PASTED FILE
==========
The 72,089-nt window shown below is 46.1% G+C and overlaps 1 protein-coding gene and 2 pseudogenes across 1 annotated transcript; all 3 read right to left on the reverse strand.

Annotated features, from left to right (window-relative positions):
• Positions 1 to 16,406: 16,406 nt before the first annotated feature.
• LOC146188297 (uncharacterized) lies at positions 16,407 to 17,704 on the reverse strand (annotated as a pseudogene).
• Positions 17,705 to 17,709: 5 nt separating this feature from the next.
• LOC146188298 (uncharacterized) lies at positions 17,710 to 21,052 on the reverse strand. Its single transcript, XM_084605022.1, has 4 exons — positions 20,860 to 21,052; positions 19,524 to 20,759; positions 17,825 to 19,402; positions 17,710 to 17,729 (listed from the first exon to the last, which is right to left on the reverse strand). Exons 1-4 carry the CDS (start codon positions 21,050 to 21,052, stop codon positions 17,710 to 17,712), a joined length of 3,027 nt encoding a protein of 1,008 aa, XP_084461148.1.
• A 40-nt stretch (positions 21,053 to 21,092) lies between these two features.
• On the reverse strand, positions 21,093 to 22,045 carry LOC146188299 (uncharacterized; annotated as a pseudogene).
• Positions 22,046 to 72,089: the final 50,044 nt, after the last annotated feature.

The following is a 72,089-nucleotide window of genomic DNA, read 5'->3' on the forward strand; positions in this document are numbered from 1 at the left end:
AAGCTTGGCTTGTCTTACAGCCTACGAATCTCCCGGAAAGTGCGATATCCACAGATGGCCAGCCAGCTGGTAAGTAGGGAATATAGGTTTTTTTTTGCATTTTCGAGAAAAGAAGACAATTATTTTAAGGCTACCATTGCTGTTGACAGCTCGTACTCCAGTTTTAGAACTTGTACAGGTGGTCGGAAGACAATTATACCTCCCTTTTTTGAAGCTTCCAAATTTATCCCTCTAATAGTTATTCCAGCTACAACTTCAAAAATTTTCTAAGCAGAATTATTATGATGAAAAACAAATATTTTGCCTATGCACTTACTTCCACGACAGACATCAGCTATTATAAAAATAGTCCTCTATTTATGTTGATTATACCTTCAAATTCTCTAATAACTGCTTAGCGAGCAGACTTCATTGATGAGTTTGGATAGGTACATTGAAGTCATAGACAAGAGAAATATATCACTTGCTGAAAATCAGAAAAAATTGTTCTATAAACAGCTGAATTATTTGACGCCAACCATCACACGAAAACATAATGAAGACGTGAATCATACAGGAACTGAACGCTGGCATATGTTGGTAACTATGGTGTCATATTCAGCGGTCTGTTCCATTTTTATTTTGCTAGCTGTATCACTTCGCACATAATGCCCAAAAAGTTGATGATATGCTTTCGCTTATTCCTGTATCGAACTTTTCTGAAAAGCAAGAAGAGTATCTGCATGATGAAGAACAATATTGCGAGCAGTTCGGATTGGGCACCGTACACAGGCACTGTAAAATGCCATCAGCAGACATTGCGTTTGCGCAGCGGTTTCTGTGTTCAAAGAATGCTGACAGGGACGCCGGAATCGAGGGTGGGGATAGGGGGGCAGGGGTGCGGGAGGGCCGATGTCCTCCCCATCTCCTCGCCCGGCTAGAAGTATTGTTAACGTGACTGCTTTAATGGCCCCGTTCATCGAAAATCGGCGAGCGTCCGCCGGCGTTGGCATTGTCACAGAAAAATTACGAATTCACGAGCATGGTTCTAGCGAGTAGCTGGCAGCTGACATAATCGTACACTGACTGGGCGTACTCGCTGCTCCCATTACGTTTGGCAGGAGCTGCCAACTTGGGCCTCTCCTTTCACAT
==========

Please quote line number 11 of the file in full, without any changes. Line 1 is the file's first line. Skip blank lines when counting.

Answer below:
AAGCTTGGCTTGTCTTACAGCCTACGAATCTCCCGGAAAGTGCGATATCCACAGATGGCCAGCCAGCTGGTAAGTAGGGAATATAGGTTTTTTTTTGCATTTTCGAGAAAAGAAGACAATTATTTTAAGGCTACCATTGCTGTTGACAGCTCGTACTCCAGTTTTAGAACTTGTACAGGTGGTCGGAAGACAATTATACCTCCCTTTTTTGAAGCTTCCAAATTTATCCCTCTAATAGTTATTCCAGCTACAACTTCAAAAATTTTCTAAGCAGAATTATTATGATGAAAAACAAATATTTTGCCTATGCACTTACTTCCACGACAGACATCAGCTATTATAAAAATAGTCCTCTATTTATGTTGATTATACCTTCAAATTCTCTAATAACTGCTTAGCGAGCAGACTTCATTGATGAGTTTGGATAGGTACATTGAAGTCATAGACAAGAGAAATATATCACTTGCTGAAAATCAGAAAAAATTGTTCTATAAACAGCTGAATTATTTGACGCCAACCATCACACGAAAACATAATGAAGACGTGAATCATACAGGAACTGAACGCTGGCATATGTTGGTAACTATGGTGTCATATTCAGCGGTCTGTTCCATTTTTATTTTGCTAGCTGTATCACTTCGCACATAATGCCCAAAAAGTTGATGATATGCTTTCGCTTATTCCTGTATCGAACTTTTCTGAAAAGCAAGAAGAGTATCTGCATGATGAAGAACAATATTGCGAGCAGTTCGGATTGGGCACCGTACACAGGCACTGTAAAATGCCATCAGCAGACATTGCGTTTGCGCAGCGGTTTCTGTGTTCAAAGAATGCTGACAGGGACGCCGGAATCGAGGGTGGGGATAGGGGGGCAGGGGTGCGGGAGGGCCGATGTCCTCCCCATCTCCTCGCCCGGCTAGAAGTATTGTTAACGTGACTGCTTTAATGGCCCCGTTCATCGAAAATCGGCGAGCGTCCGCCGGCGTTGGCATTGTCACAGAAAAATTACGAATTCACGAGCATGGTTCTAGCGAGTAGCTGGCAGCTGACATAATCGTACACTGACTGGGCGTACTCGCTGCTCCCATTACGTTTGGCAGGAGCTGCCAACTTGGGCCTCTCCTTTCACAT